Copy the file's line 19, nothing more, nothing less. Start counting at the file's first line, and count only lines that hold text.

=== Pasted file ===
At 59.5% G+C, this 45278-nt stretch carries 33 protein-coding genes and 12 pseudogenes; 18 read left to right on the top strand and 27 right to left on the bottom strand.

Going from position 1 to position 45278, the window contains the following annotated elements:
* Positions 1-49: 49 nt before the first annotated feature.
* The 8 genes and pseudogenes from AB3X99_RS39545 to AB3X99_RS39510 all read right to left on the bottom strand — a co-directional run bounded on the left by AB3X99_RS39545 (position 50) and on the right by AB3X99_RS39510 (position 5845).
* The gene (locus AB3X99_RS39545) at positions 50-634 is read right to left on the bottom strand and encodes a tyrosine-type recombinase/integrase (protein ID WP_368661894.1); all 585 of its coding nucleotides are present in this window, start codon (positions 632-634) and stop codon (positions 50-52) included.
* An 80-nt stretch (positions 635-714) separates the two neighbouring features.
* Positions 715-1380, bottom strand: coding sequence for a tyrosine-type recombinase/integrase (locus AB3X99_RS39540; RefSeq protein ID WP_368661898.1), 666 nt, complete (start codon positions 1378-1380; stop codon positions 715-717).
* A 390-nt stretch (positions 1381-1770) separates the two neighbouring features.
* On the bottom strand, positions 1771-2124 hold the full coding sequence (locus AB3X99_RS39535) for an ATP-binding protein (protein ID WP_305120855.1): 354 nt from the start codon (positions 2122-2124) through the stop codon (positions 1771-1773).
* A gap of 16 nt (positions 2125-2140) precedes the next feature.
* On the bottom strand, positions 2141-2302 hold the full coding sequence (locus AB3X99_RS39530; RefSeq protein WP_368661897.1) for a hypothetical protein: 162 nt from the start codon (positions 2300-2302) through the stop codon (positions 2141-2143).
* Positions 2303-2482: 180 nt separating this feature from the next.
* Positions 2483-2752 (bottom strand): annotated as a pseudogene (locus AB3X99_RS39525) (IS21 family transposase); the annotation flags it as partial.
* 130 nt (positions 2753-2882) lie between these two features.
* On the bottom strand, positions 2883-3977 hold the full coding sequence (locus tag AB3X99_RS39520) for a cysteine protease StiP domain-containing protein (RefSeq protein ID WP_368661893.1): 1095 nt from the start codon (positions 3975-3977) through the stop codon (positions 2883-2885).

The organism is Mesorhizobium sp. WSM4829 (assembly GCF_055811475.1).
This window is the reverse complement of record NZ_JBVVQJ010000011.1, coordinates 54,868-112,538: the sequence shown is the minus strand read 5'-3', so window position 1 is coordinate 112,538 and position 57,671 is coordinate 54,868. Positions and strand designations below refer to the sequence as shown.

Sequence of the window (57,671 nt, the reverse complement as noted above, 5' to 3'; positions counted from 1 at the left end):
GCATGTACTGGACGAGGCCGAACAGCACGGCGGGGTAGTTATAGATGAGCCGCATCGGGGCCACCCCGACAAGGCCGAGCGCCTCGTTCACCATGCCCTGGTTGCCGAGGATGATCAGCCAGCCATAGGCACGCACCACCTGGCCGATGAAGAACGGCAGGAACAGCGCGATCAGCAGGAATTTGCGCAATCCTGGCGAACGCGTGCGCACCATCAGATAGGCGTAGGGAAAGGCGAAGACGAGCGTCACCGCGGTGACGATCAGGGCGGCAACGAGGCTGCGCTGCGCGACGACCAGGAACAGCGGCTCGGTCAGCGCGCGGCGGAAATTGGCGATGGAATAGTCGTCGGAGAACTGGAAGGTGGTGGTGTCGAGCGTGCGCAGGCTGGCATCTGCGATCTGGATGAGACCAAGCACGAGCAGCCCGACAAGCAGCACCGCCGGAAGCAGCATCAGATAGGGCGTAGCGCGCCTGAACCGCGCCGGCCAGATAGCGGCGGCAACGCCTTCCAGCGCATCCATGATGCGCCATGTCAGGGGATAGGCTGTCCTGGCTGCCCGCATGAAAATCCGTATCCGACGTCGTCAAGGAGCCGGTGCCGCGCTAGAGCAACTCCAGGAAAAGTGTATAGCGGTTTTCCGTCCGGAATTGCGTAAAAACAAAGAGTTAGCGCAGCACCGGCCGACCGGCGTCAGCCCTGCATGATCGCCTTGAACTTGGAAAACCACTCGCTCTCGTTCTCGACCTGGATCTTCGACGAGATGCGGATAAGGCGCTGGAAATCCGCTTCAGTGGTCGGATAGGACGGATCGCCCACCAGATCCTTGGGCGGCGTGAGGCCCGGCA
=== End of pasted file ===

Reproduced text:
GCATGTACTGGACGAGGCCGAACAGCACGGCGGGGTAGTTATAGATGAGCCGCATCGGGGCCACCCCGACAAGGCCGAGCGCCTCGTTCACCATGCCCTGGTTGCCGAGGATGATCAGCCAGCCATAGGCACGCACCACCTGGCCGATGAAGAACGGCAGGAACAGCGCGATCAGCAGGAATTTGCGCAATCCTGGCGAACGCGTGCGCACCATCAGATAGGCGTAGGGAAAGGCGAAGACGAGCGTCACCGCGGTGACGATCAGGGCGGCAACGAGGCTGCGCTGCGCGACGACCAGGAACAGCGGCTCGGTCAGCGCGCGGCGGAAATTGGCGATGGAATAGTCGTCGGAGAACTGGAAGGTGGTGGTGTCGAGCGTGCGCAGGCTGGCATCTGCGATCTGGATGAGACCAAGCACGAGCAGCCCGACAAGCAGCACCGCCGGAAGCAGCATCAGATAGGGCGTAGCGCGCCTGAACCGCGCCGGCCAGATAGCGGCGGCAACGCCTTCCAGCGCATCCATGATGCGCCATGTCAGGGGATAGGCTGTCCTGGCTGCCCGCATGAAAATCCGTATCCGACGTCGTCAAGGAGCCGGTGCCGCGCTAGAGCAACTCCAGGAAAAGTGTATAGCGGTTTTCCGTCCGGAATTGCGTAAAAACAAAGAGTTAGCGCAGCACCGGCCGACCGGCGTCAGCCCTGCATGATCGCCTTGAACTTGGAAAACCACTCGCTCTCGTTCTCGACCTGGATCTTCGACGAGATGCGGATAAGGCGCTGGAAATCCGCTTCAGTGGTCGGATAGGACGGATCGCCCACCAGATCCTTGGGCGGCGTGAGGCCCGGCA